Antwerp is a Belgian city in the region of Flanders, about 40 kilometres north of the capital city Brussels. With a population of about 520’000, it is the most populous city proper in Belgium. Furthermore, its port is the second largest in Europe. Antwerp is renowned for its fashion industry and for being the world’s leading diamond city (more than 70% of all diamonds are actually traded there).
Starting point of visiting Antwerp is in general the train station, as the main public transport coming from Brussels stops there. And the majestic building of the Centraal Station is already an impressive attraction of Antwerp. As the city is rather compact, it can easily be explored on foot. Still, I also recommend to discover the city by bike. For short excursions you can use the red public bicycles which you find at various locations throughout the city.
The historic centre of Antwerp is characterized by its picturesque, winding streets and centuries-old façades. The hearth of the old city is the Grote Markt, a large market square surrounded by some beautifully restored 16th and 17th-century buildings and also its City Hall. Close-by you will also see Antwerp’s most famous landmark, the Cathedral of Our Lady. Inside the cathedral there are four masterpieces by Peter Paul Rubens, a famous painter considered the most influential artist of Flemish Baroque tradition.
Another beautiful church I highly recommend to visit is the Sint-Carolis Borromeuskerk (St.Charles Borromeo Church), also located in the old city centre. It is a perfect example of Baroque architecture, built between 1614 and 1621. The decoration of the facade, the top of the tower and many paintings inside the church are also the work of Rubens.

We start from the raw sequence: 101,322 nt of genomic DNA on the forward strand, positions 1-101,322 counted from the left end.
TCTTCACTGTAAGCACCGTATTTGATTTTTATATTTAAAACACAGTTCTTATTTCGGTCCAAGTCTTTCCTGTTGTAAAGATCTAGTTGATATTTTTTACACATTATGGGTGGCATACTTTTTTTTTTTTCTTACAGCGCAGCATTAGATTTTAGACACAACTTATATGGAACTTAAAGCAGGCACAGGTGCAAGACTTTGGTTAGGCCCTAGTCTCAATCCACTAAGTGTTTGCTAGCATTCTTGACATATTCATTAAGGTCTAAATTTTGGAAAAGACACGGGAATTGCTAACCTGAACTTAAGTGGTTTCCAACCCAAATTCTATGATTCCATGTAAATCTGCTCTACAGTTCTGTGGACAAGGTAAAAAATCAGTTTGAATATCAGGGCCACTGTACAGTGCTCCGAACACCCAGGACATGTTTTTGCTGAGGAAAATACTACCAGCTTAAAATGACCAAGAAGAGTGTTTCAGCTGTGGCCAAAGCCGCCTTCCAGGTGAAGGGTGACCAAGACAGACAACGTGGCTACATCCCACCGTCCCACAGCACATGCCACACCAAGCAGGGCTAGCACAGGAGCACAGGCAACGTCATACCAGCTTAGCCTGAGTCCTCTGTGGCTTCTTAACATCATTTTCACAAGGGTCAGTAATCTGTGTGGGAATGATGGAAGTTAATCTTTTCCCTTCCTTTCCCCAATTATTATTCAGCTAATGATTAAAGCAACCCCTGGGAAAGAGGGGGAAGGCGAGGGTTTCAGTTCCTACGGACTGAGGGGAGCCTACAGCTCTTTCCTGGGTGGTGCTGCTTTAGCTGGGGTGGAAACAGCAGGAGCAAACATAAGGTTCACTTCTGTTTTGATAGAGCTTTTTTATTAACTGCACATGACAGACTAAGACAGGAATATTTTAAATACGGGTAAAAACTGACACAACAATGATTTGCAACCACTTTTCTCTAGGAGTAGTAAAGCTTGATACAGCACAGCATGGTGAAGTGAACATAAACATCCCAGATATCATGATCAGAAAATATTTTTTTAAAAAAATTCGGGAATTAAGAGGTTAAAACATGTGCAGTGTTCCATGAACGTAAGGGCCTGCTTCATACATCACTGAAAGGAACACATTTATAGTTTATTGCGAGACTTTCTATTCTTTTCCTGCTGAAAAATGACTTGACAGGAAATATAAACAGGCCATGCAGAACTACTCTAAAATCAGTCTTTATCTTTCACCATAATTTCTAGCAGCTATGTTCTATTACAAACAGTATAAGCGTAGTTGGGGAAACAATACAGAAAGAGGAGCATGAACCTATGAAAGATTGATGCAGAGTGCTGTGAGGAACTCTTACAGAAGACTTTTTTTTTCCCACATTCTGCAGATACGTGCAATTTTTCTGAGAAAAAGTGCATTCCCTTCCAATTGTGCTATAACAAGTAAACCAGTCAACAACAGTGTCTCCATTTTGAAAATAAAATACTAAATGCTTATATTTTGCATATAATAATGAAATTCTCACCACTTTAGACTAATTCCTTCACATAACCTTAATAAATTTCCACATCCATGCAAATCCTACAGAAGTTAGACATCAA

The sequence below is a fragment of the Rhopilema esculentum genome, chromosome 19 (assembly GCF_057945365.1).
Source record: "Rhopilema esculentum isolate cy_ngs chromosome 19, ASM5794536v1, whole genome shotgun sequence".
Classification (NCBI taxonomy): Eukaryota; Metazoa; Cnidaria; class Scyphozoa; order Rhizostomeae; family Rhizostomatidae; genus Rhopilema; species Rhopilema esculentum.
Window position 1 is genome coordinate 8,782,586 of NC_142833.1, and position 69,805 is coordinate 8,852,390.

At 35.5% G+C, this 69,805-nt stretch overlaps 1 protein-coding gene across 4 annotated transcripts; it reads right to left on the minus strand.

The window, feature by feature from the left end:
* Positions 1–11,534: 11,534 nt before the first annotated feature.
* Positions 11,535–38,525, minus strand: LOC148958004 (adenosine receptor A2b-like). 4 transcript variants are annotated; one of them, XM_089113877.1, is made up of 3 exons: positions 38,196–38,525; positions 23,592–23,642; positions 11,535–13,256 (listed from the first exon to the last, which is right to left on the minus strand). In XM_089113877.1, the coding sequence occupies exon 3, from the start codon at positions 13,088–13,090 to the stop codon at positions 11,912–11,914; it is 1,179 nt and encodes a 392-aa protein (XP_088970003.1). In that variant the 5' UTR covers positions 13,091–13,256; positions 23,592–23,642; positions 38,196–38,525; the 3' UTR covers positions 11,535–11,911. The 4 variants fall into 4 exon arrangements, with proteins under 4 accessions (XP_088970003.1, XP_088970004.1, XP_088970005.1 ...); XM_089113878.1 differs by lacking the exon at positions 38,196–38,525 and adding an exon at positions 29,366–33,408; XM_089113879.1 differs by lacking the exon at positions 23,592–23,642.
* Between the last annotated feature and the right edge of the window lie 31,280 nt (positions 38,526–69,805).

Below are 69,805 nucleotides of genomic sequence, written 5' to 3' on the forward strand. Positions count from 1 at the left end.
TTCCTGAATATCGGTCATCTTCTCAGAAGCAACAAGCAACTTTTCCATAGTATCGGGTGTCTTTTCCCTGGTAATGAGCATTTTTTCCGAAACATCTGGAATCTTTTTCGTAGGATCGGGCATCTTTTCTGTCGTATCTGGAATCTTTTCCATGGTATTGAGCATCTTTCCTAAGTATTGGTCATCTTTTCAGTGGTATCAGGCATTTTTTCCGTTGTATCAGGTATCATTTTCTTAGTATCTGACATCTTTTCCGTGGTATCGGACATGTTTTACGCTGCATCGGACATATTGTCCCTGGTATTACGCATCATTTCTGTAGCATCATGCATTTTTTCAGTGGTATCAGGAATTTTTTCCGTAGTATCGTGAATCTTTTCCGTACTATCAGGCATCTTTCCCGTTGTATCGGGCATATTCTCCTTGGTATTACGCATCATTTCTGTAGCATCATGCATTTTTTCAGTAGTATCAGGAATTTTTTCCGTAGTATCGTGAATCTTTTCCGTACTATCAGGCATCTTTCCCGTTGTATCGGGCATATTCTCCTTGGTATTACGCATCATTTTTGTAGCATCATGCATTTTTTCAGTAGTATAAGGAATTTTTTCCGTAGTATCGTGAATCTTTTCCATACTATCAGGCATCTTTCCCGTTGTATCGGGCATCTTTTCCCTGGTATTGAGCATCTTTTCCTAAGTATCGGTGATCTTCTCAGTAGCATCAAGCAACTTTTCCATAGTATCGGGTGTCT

And if you want to enjoy a magnificent view of Antwerp’s city centre skyline, you will need to cross the Scheldt river. The best way to do that is to use the Sint-Annatunnel (St. Anna’s Tunnel), an underwater pedestrian tunnel to a depth of around 30 metres. The original wooden escalators from 1933 are also an interesting architectural heritage to admire.
In Antwerp you will also have the opportunity to visit many great museums. I’m particularly interested in art museums and therefore I visited the M HKA – Museum of Contemporary Art Antwerp (a leading museum of contemporary visual arts, film and sculptures), as well the Museum De Reede (a new museum dedicated to three masters of graphic arts Francisco Goya, Félicien Rops and Edvard Munch).
My favorite museum visit was the MAS – Museum aan de Stroom, located in the old dockside neighbourhood. Besides its exhibition, the museum building is also an architectural highlight of the city. You can take a free escalator to the panoramic roof on the 10th floor to enjoy breathtaking views across the city and its port.
About 1 kilometre further on, you will spot Antwerp’s newest landmark called Havenhuis. The port house is a former fire station that was expanded upon by famous Iraqi-British architect Zaha Hadid, creating a building shaped like a ship, with its glass walls reflecting light and water like a diamond. Another architectural highlight is the Parkbrug, a bicycle bridge connecting the port district with the panoramic green park Park Spoor Noord.
I also visited two further locations called Lier and Mechelen. Both towns are located in the province of Antwerp and can be reached by train (each time about 30min ride). In Lier you can see an UNESCO World Heritage Site, the Béguinage of Lier founded in 1258. It’s an architectural complex where an enclosed community of religious widows and unmarried women have lived during Middle Age. In Mechelen I recommend you to visit the St. Rumbold’s Cathedral, built in the 13th century. The inside of the cathedral is very impressive and you can also climp up the stairs of the 97-metre tall cathedral tower to enjoy an amazing view on Mechelen.